3 Dental Assistant Job Description Samples for 2023

Stephen Greet
Stephen Greet January 20, 2023
3 Dental Assistant Job Description Samples for 2023

Writing a dental assistant job description may feel overwhelming, but it’s a big step toward taking your practice to the next level. By hiring a dental assistant with the right job skills, you’ll improve the overall efficiency of your team (and hopefully decrease your stress).

But before you start looking at dental assistant resumes, you’ve got to write a good dental assistant job listing to attract the right hire. Whether you’re looking for someone to help with the basics or if you need someone more specialized, our three dental assistant job description examples can help you write a job description that’s succinct, powerful, and enticing.

Dental Assistant Job Description Example


Dental assistant job description template

Experienced Dental Assistant Job Description Example


Experienced dental assistant job description template

Oral Surgery Dental Assistant Job Description Example


Oral surgery dental assistant job description template

Write a Beaming Dental Assistant Job Description

A woman designing a beaming dental assistant job description on her computer

Unfortunately, most job ads in any field are headed for failure—dental assistant listings included. Why? Well, most are too vague. What you really want is for your brand and company culture to shine like a beacon and draw in the right hire! A good dental assistant will want to know more than the basics. 

You’ll need to refine your job description to offer the perfect snapshot of what the role is like, and you want your list of duties to be concise in a way that demonstrates what you’re looking to achieve in the workplace. Show what you’re looking for, and the dental assistant resumes will come flooding in!

Envision who you need on your team and why

Spend time considering the core reasons why you’re looking to hire in the first place to hone the angle of your job description—are your staff members overworked and overwhelmed? Have patients’ wait times become an issue? Did you recently expand your practice, creating new job openings? 

By nailing down what you need from your dental assistant, you’ll be able to write a far more effective job description; you’ll avoid sounding too generic, and you’ll attract the candidates who are most likely to click with the position!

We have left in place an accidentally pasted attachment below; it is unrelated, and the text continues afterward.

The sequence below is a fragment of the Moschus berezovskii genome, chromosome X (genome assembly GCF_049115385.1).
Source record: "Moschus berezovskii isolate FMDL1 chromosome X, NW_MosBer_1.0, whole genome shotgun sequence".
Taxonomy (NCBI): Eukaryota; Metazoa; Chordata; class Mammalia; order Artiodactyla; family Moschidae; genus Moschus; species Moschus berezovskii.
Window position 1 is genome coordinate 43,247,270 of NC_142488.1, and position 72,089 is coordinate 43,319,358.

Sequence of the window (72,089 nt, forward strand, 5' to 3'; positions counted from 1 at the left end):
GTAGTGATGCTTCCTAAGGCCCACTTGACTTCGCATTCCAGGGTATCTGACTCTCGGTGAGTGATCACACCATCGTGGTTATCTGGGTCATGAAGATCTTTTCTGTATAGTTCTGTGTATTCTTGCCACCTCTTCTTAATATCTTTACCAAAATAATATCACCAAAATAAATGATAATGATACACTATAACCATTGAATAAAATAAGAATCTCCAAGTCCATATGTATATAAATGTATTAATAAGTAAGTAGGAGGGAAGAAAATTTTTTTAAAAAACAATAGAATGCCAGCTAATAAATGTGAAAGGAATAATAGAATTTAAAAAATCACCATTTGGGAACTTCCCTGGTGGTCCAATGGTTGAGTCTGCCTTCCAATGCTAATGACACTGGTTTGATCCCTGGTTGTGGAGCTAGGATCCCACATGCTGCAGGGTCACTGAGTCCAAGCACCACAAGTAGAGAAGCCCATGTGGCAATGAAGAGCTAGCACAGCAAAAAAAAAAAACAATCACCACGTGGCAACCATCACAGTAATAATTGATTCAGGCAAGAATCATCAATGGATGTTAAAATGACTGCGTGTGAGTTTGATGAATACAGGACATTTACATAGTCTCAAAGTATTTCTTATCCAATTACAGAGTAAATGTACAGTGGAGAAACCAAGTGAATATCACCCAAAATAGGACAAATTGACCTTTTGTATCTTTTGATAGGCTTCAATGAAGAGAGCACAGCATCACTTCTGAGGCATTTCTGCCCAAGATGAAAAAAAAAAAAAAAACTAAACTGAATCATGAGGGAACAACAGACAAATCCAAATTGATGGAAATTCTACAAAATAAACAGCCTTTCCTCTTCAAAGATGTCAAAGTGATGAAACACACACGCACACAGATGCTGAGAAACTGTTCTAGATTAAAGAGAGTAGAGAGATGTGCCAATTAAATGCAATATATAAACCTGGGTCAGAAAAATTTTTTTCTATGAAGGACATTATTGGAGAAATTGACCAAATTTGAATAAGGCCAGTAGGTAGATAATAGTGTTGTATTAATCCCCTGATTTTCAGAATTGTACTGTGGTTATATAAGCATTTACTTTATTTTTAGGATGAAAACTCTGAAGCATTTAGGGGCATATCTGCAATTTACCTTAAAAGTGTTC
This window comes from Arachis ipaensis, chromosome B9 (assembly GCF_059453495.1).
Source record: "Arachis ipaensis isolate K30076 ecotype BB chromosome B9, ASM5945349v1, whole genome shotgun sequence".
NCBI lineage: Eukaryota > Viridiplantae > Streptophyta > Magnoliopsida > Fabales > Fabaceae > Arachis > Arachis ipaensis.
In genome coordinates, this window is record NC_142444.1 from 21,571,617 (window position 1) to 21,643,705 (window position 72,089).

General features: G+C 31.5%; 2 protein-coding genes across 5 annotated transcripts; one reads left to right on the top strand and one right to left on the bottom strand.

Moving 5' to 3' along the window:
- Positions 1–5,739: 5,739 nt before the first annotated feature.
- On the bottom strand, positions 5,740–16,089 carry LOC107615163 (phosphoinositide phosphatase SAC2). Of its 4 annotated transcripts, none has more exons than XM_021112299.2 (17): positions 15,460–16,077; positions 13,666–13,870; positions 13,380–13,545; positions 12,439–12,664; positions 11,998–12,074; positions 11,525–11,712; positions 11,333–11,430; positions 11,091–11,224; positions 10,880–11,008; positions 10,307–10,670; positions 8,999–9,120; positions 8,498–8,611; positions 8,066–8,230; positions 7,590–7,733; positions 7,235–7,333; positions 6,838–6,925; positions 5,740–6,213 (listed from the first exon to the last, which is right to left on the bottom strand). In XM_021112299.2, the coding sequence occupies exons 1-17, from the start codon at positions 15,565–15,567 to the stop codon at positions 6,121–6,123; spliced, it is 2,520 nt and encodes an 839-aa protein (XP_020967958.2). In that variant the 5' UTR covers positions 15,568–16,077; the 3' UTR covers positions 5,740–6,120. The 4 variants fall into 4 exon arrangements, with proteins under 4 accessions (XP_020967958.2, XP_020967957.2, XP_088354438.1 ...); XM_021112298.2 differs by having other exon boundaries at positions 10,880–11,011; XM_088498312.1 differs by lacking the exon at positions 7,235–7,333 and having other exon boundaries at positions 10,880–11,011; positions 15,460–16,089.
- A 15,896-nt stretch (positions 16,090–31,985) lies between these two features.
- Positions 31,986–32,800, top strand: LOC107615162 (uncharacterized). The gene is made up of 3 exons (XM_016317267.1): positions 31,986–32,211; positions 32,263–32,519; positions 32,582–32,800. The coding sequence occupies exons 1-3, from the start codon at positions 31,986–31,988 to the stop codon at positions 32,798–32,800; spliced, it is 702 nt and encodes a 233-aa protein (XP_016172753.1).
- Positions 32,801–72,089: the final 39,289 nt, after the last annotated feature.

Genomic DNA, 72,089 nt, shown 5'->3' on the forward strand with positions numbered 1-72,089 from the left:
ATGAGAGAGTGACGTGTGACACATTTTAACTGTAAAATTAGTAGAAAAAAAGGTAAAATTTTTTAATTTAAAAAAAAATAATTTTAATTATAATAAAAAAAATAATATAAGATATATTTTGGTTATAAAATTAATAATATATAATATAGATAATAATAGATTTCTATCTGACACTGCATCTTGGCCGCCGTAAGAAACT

• Any open dental assistant position comes with a varied set of requirements, both administrative and clinical, and you want your job description to embody the qualities you need in your new hire. If you reflect on what you’re seeking in your job description, then you’ll find the right fit much faster.
  • Of course, you want your new dental assistant to be personable with a warm bedside manner, but does your job description sound equally friendly and inviting?
  • Your new hire will need to be efficient and communicative in order to keep up with everything—but do you clearly outline the details?
  • Finding a candidate who fits your company culture is vital—do you show what their work environment will be like so that they know what to expect? 

Polish your dental assistant job description

While it’s tempting to brain-dump all you can think of in your job description, to avoid missing important details, don’t go overboard! Indulge in a good brainstorming session, but spend time revising and editing your job ad before you post it. Make bulleted lists concise and readable. 

And it’s worth mentioning again—make sure you double or triple-check for any embarrassing typos or formatting issues. Also, while you may want to ensure your candidates can handle the most advanced tasks in your job description, don’t forget to list the minimum requirements as well! 

Outline Your Dental Assistant Job Description

Two hands writing on a tablet to outline a dental assistant job description

Now that you’ve gotten a feel for how a dental assistant job description should look by reading our examples and handy tips, let’s break things down into a useful outline that you can use to get started on writing your own! 

Job details